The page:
The diesel perception is changing, the VW TDI has already changed plenty of minds for mainstream buyers, and I'm sure the 335d will do the same *some* luxury buyers. It will take some time, but the momentum will grow.

      Mentioning the survey includes full size pickup buyers baffles me. I won't say that diesel is good for every full size pickup application, but I'd expect most folks looking for a *work* truck will definitely consider diesel. I didn't read the survey, but from the blurb I suspect it may be the "toy hauler" truck demographic given it is grouped with luxury cars.

      Hopefully we'll see more vehicles running diesel in the future. The VW TDI and 335d are great, but it's a very narrow slice of cars, and not one many folks are going to be looking at when buying their next (myself included). With any luck, the trend will keep gaining momentum.
      • 5 Years Ago
      Take the Mustang Cobra, not only does it cost more than the GT, it gets worse mpg, and requires fuel that is more expense than RUG.

      You pay for the performance and diesel delivers.
      • 5 Years Ago
      I'd consider a Domestic diesel.

      F-350's don't count. o_0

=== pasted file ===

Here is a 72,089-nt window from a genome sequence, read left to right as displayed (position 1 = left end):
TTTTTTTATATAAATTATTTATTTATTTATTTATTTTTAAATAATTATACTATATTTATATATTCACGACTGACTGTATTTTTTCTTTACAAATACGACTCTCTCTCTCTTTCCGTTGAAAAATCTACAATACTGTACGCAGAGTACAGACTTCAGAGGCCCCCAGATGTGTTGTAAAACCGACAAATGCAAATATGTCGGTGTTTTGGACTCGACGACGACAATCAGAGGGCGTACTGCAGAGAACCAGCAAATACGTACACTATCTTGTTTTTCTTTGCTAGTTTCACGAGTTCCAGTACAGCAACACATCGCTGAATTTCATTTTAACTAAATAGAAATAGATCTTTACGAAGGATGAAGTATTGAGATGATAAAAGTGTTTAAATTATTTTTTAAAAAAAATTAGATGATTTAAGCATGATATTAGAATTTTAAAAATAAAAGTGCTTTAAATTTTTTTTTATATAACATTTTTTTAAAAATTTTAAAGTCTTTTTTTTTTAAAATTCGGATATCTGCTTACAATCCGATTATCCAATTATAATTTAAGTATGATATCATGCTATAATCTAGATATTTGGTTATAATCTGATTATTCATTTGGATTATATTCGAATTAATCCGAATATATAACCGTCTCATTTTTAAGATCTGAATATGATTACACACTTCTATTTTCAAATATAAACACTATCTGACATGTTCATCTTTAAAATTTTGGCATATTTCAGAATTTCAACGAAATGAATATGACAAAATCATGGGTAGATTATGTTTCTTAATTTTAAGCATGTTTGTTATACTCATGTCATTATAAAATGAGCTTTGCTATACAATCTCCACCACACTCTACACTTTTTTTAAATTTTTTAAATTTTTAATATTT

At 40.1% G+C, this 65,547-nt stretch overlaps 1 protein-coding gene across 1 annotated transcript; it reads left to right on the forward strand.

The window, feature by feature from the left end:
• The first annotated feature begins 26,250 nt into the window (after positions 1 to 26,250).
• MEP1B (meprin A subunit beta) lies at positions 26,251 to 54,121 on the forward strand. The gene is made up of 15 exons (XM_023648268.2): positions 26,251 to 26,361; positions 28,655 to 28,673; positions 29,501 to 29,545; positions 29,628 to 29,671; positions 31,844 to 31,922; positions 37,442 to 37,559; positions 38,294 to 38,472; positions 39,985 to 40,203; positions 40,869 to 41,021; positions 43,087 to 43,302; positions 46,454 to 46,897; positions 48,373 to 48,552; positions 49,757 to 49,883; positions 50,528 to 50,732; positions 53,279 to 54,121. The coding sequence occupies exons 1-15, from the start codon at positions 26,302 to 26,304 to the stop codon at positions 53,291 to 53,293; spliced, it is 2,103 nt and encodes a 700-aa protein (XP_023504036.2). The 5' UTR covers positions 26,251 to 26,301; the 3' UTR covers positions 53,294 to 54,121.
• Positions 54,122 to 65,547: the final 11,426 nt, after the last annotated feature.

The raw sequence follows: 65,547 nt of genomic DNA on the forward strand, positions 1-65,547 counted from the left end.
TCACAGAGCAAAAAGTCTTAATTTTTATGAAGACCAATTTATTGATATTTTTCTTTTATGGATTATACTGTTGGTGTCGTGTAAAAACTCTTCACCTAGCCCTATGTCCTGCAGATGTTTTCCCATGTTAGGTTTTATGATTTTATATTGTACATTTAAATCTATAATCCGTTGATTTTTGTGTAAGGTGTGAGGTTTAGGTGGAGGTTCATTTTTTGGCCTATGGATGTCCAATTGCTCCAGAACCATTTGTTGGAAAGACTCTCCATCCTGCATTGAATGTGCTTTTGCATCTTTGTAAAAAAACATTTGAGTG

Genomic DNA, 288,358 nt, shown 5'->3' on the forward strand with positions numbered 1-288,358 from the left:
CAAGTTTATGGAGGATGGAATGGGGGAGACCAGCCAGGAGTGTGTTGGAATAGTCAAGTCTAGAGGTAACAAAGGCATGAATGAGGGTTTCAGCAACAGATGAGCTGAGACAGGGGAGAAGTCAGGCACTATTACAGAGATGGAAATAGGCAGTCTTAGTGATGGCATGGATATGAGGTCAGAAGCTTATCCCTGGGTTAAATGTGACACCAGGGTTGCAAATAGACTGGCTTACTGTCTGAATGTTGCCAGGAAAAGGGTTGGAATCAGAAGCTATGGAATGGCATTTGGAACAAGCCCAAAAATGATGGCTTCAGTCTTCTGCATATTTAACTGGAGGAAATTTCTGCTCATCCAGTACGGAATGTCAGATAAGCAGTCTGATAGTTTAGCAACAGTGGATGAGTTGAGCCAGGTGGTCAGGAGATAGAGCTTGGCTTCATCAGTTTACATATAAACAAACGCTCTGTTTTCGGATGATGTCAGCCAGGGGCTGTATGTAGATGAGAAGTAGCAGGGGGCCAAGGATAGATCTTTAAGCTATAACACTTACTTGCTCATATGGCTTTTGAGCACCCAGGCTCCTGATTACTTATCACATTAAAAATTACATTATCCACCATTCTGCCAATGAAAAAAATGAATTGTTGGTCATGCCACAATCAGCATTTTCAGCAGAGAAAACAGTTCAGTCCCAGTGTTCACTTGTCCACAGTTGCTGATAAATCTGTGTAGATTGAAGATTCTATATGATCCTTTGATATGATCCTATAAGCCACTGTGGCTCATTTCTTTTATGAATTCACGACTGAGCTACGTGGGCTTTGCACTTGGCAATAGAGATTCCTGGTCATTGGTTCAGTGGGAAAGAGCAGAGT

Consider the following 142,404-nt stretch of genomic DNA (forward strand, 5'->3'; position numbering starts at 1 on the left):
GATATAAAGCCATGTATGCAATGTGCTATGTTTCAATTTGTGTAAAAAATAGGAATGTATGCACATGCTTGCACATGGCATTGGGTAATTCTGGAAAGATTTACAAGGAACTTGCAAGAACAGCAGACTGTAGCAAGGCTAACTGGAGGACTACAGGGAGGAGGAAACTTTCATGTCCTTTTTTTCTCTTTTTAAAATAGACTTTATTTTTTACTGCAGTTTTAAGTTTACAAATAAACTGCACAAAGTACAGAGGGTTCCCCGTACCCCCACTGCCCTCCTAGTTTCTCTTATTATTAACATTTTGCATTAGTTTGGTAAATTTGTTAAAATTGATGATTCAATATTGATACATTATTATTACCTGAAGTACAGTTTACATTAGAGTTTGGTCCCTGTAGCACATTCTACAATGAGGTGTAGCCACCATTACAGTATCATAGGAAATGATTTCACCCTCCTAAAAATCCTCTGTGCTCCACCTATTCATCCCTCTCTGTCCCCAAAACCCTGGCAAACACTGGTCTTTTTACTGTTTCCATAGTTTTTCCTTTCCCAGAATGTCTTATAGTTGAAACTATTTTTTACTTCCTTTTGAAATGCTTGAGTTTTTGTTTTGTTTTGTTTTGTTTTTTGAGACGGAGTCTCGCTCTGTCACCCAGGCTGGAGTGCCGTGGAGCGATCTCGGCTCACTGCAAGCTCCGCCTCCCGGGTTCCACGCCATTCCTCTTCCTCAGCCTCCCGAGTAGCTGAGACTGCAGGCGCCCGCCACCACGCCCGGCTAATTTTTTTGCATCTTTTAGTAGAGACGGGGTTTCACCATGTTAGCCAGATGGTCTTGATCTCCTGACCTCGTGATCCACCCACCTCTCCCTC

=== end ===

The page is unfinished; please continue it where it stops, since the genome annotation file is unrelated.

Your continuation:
• 5 Years Ago
      Twin Drive - TDI Hybrid is my next car ... great (for the MPG) performance with the right gas milage ... Please BMW get one in your portfolio !!
      • 5 Years Ago
      Right now, I'm considering VW GTI vs. GTD
      • 5 Years Ago
      I have a 2009 TDI Jetta Sportwagon now and certainly wouldn't mind a second diesel.
      • 5 Years Ago
      Americans are so stupid.

      Our inability to recognize diesel as the very good fuel that it is shows how far behind we really are. Rather, we push junk like corn-based ethanol.

      • 5 Years Ago
      Survey so far: over 85% might consider diesel when only ~14% might not.

      Yet only what? 1-3% actually do buy diesel?

      I guess AB is completely out of touch with the people who buy cars.

      I would consider Diesel, but not any of the current or announced models. I would consider a Diesel if:

      It was in the ballpark of $20.
      It used a timing chain.
      It Doesn't require Urea.
      It has very good MPG >35mpg combined.
      Maintenance costs are no higher than gas engines from Japan/NA makers.